Bob's resignation is surely a disaster if you have the misfortune to be working at Barclays Capital this morning

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Bob Diamond

Bob Diamond has got on his bike this morning

If you work at Barclays Capital, the worst has come to pass: Bob Diamond has gone (full resignation letter here). Neither Jerry Del Missier nor Rich Ricci are seen as viable replacements for him. Unless a new chief executive is hired externally, the Financial Times says the most likely replacement for Diamond is Antony Jenkins. Jenkins is a nice guy. But he's also a retail banker, with a retail banking background. Antony Jenkins is absolutely not an investment banker.

Suddenly, therefore, jobs at Barclays (Capital) look a lot less certain. Yesterday, we spoke to a senior BarCap banker who said everyone there was rooting for Bob: "We are all utterly united in the desire to keep Bob," he said. "Can't say it any other way. Not everyone likes him and everyone is v p*ssed off about what happened but he is universally seen as a force for good for us."

Diamond leaves BarCap in a position of vulnerability. Its cost base is, "bloated," said Investec analyst Ian Gordon in a note yesterday. Someone needs to take, "more radical action to address a bloated Barcap cost base to get closer to the Group’s unrealistic RoE aspirations," Gordon added.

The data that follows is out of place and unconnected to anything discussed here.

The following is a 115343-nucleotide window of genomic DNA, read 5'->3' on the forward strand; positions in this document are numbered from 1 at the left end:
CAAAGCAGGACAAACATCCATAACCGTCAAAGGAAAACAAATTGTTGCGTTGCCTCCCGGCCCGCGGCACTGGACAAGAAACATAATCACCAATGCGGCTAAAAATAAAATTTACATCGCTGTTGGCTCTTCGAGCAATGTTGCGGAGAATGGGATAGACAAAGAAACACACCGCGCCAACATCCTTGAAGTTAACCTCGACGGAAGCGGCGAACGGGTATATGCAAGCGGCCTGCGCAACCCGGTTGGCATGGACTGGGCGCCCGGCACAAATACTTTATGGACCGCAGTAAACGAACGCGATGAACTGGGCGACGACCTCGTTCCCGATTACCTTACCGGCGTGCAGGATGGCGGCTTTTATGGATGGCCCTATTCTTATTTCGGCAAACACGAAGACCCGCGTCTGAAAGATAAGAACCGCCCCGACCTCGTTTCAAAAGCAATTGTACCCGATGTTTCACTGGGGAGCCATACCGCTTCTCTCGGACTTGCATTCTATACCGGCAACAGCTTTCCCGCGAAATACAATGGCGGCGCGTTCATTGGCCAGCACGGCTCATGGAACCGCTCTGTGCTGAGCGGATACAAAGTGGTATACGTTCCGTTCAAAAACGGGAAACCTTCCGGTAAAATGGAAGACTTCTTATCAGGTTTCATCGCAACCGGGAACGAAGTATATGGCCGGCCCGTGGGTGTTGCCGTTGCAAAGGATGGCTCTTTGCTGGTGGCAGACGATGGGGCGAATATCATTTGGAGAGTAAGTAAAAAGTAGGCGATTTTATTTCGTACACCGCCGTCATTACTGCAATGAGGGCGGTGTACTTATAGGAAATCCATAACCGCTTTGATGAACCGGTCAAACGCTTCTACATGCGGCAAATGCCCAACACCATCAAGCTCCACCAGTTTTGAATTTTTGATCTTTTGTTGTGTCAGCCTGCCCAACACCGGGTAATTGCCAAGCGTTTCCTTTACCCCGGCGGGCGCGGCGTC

Long term, it seems almost certain that pay at BarCap will fall further. The average member of code staff at Barclays earned £1.5m last year, vs £2.4m the year before. Even before Bob went, Barclays had promised to: "Realign financial distributions so that shareholders will in future be handed a greater share of rewards relative to Barclays employees in an attempt to avoid another damaging dispute over pay next year."

Jobs may go too. As Bob noted in his valedictory note, he was instrumental in building Barclays' investment banking business. Not all areas of that investment banking business may prove viable in their current form. Cash equities revenues are plummeting and Barclays lost share in the first quarter of this year. What comes next may not be pretty.

 

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